Section 6: Anniversaries

This year, 2016, is the 100th anniversary of the first commemoration of Anzac Day as well as the 1916 campaign on the Western Front. The following battles are covered in greater depth in Section 4 of this publication.

7 April 1916—the Australians, having recovered in Egypt from the rigours of service at Gallipoli, reach the Western Front and take up positions at Armentieres, France.

19–20 July 1916—the first battle for the Australians on the Western Front was the Battle of Fromelles. It resulted in 5,533 Australians being killed or wounded, and rendered the 5th Australian Division incapable of offensive action for many months.

23 July–7 August 1916—the first protracted battle for the Australians on the Western Front was Pozieres (part of the Somme battlefield). There were more than 17,000 Australian casualties from the 1st, 2nd and 4th Australian Division in the course of this battle.

3–4 August 1916—whilst the Australian infantry deployed to France in 1916, the Light Horse remained in Egypt. The Battle of Romani, Egypt, involving the Australian Light Horse, finally put a stop to the Turkish threat to the Suez Canal. After Romani, the Allies went on the offensive and, led by the Australian Light Horse, reached Gaza and Beersheeba (in Palestine) by early 1917.

22 November 1916—in the winter of 1916–17 the 3rd Australian Division, under the command of the legendary Australian General, Sir John Monash, arrives in France from England to join its fellow Australian divisions in the line in Flanders.

1916 Anzac Day commemorations

The first Anzac Day was commemorated by members of the AIF in various parts of the world as much as it was in Australia, but circumstances often meant a different approach to commemoration.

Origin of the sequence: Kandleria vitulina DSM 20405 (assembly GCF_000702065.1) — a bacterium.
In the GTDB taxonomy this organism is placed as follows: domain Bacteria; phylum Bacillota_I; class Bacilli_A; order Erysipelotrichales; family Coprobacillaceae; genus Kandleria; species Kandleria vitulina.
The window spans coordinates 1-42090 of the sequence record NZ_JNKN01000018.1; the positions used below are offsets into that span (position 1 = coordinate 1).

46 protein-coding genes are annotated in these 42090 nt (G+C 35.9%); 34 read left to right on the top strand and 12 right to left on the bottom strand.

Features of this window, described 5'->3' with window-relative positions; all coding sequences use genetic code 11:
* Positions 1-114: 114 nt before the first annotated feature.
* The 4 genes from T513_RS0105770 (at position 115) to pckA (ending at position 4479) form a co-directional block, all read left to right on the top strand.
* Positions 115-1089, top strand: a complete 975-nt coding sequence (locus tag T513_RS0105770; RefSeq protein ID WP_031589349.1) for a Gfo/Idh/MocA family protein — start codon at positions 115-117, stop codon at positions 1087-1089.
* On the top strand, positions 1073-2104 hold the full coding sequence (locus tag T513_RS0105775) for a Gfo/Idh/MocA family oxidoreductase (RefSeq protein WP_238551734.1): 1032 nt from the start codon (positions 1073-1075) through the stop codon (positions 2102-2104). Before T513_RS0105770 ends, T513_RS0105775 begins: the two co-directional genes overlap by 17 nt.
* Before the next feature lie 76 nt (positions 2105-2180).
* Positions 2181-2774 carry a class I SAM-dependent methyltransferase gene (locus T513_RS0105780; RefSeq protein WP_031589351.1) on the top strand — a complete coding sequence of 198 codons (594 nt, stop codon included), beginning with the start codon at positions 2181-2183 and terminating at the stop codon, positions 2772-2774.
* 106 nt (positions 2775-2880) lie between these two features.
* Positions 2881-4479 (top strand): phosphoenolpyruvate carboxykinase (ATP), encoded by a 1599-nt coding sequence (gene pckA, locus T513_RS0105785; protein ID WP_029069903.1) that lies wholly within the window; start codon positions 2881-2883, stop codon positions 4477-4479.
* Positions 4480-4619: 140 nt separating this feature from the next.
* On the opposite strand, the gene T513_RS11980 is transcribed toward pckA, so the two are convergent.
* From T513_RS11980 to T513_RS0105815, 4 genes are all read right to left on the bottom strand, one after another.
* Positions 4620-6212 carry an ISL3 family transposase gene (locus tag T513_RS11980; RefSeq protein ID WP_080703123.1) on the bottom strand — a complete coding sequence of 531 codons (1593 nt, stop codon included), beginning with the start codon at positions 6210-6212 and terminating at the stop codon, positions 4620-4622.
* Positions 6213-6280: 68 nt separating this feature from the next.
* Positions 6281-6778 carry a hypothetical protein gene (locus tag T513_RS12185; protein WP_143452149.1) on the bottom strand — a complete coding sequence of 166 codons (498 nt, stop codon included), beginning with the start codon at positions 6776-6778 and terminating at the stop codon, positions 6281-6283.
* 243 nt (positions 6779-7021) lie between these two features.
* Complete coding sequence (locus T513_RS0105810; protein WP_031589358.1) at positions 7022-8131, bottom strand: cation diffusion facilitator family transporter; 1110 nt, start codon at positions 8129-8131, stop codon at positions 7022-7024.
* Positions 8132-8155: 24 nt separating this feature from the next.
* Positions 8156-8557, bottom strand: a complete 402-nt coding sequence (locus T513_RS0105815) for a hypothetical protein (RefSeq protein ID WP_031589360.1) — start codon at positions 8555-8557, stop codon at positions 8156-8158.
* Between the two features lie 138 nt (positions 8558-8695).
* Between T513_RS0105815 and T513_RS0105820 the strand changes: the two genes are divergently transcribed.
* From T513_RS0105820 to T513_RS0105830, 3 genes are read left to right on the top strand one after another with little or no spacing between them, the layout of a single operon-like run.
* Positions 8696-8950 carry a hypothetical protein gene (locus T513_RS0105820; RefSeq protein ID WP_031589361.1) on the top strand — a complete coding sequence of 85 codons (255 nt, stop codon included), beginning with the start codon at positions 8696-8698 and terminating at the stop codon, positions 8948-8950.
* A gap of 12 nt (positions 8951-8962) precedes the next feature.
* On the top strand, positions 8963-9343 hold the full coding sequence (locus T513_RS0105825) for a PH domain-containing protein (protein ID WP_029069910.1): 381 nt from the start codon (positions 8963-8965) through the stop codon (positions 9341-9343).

AIF personnel serving in Egypt

Unit war diaries indicate that for the AIF units serving at Serapeum in Egypt, the anniversary of Anzac Day was commemorated with a memorial service held at 7 am, followed by a full day holiday of sports and swimming at the Suez Canal. Participants included the 4th, 8th and 12th Infantry Brigades and the 13th, 14th and 51st Infantry Battalions. Of those attending, the 12th Infantry Brigade’s diary entry was the most detailed, stating:  

Anzac Day. Memorial service at 700, after which a whole holiday. Most of the Brigade went to the canal to attend water sports. Brigade competitions held in the morning, Divisional in the afternoon. The Brigade carried off 5 prizes out of 12 events. The day was fine. There was a great gathering of Australian troops on the banks of the Canal, which afforded a unique sight. The Prince of Wales and the Army Corps Commander attended the sports; the latter gave away the prizes.

AIF personnel serving on the Western Front

The diary entries of AIF units in Belgium and northern France for 25 April 1916 revealed further varying responses to the Anzac anniversary. At Steenwerck in northern France, the 7th and 8th Infantry Battalions participated in sports following an inspection by the General Officer Commanding (GOC) 1st Australian Division. The 7th Infantry Battalion’s diary noted:

The GOC, 1st Australian Division inspected 7th Battalion on this birthday of ours. It is hard to realize that is 12 months ago today that Australians made such a name for themselves on that pitiless shore of Anzac and this glowing regiment of ours lost its finest, bravest and best men. Greetings were received from different people from all parts of the globe.

At Sailly sur la Lys, also in northern France, the 9th, 11th and 12th Infantry Battalions also commemorated Anzac Day with an inspection by the British General Herbert Plumer and an address by Brigadier-General Ewen George Sinclair-Maclagan, who himself landed at Gallipoli on 25 April the year before with the 9th Battalion. That Battalion’s diary also recorded that Company sports were held in the afternoon, with £50 in total prize money distributed.